I am reading through the 28 January issue of The Engineer, where your caption below the picture at the top of page 9 of the News section has caught my eye: ‘Kent’s coastline is the longest in the UK, and much of it is low-lying’.
Keith Ferrin may well have said this, but you really should have checked before using it as a caption. The Highland Region of Scotland has the longest coastline in the UK by far.
Its land mass is one eighth of the UK’s total, and has a very complex coastline. I suspect that the whole of England would struggle to match this area’s coastline.
Baxters Food Group
Another reader in Scotland adds…
In your News item in the last issue you quote Keith Ferrin of Kent County Council as saying ‘we have the longest coastline in the UK…’ Some mistake, surely!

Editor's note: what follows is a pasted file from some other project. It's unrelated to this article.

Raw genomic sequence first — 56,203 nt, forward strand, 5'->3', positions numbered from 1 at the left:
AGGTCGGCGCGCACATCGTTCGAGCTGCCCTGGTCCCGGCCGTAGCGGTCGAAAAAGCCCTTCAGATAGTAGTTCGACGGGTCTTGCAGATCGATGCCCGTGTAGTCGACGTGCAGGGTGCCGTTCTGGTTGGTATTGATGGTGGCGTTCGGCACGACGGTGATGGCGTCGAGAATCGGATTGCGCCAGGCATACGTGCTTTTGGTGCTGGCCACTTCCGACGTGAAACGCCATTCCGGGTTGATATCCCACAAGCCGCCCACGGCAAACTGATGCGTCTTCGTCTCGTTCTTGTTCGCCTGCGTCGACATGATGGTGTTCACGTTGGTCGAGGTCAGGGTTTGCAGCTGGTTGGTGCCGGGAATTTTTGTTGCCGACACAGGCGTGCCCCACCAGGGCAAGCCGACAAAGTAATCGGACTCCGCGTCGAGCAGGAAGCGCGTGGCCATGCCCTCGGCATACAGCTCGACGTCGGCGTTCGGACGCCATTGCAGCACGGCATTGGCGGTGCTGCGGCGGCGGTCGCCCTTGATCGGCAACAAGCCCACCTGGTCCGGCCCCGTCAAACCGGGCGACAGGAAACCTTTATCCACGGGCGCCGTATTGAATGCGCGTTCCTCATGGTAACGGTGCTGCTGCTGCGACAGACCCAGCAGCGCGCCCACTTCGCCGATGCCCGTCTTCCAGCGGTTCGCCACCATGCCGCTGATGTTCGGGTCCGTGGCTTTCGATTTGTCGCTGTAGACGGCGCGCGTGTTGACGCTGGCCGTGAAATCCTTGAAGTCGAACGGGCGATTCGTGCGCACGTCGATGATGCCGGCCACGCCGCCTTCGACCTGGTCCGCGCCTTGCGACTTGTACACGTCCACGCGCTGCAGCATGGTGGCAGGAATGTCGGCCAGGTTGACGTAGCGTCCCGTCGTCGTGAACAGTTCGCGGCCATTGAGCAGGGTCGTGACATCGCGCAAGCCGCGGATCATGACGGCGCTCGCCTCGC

Even in England, Cornwall springs immediately to mind as having a longer coastline by about a third, and if I remember my days of school geography so does Devon at 289 miles Mean Low Water (MLW).
That’s without glancing north and considering the Scottish counties, whose coastline lengths dwarf these — Argyll and Bute’s comes in at a little over 2,300 miles MLW!
Editor’s note: whatever the merits of Kent’s claim to have the longest coastline in England, it is clearly not in the same league as Scotland in this respect. Apologies for the oversight.